“Man, he’s going to be a legend now.’ But this is what he does.” Aaron Sr. says to CBS Sports’ Gregg Doyel. “He’s been hitting game-winners since he was in fourth grade. His first one, he was about 10 years old and it was as far as that shot against Michigan. I swear.”
Doyel then asked Aaron’s father, how many game winners does his son have.
“His final year of AAU ball, 17-and-under, we played 75 games,” Aaron Sr. said. “And he hit 12 game-winners.”
It was the summer before their senior year when I was standing in a packed gym next to ESPN and sports reporters like Doyel awaiting for Andrew and Aaron Harrison to announce that they would be attending the University of Kentucky. I could hear some of the media and adults saying the top ranked high school kids were overrated while the students at the school chanted the twins’ names and discussed how good they will be in college before becoming NBA stars.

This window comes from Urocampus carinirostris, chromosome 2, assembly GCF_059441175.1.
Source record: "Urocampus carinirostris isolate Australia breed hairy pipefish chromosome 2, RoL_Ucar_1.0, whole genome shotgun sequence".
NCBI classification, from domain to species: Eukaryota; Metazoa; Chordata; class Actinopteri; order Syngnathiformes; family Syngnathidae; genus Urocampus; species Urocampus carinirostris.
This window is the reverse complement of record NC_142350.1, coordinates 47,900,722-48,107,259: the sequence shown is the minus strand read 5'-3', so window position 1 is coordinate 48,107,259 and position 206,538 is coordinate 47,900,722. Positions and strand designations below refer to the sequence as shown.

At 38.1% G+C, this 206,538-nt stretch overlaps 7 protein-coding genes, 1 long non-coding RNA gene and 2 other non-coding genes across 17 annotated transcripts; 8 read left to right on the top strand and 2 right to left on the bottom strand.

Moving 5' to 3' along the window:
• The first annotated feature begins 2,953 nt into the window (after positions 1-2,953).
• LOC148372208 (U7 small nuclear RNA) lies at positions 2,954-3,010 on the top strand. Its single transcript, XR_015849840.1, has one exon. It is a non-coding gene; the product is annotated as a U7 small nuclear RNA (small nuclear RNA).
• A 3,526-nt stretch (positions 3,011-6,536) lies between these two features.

In Richmond, Katy, Houston, Sugarland and other areas around Travis High School, the twins were already local legends that could do no wrong before they stepped onto the Kentucky campus but during their first season at Kentucky, it seemed that those critics I was standing next to back in 2012 were much larger and louder now and proudly pointing out all the flaws in their game and bringing up their “negative body language.”
Coach Calipari even said he received a phone call from another coach back in January saying “To be honest, I’m a little surprised. I thought those twins would’ve wrecked your team by now.”
“They’re not the problem,” he said. “They’re the solution.”
They are the solution and last week against Michigan, Aaron Harrison became a Kentucky legend after hitting a 3 pointer to put the Wildcats in the Final 4.
Then last night, the legend of Aaron Harrison grew even bigger when he hit a similar 3-pointer against Wisconsin to put the Wildcats in the National Championship game against UConn.
Will we see another miracle to end another chapter on Monday?
“You can’t be scared to miss, and you want to be that guy that wants to take the big shots,” Aaron Harrison said.
“I told you, this is what he does,” Aaron Sr. said. “He wants that last-second shot. Not everybody wants it, but he wants it. He goes looking for it.”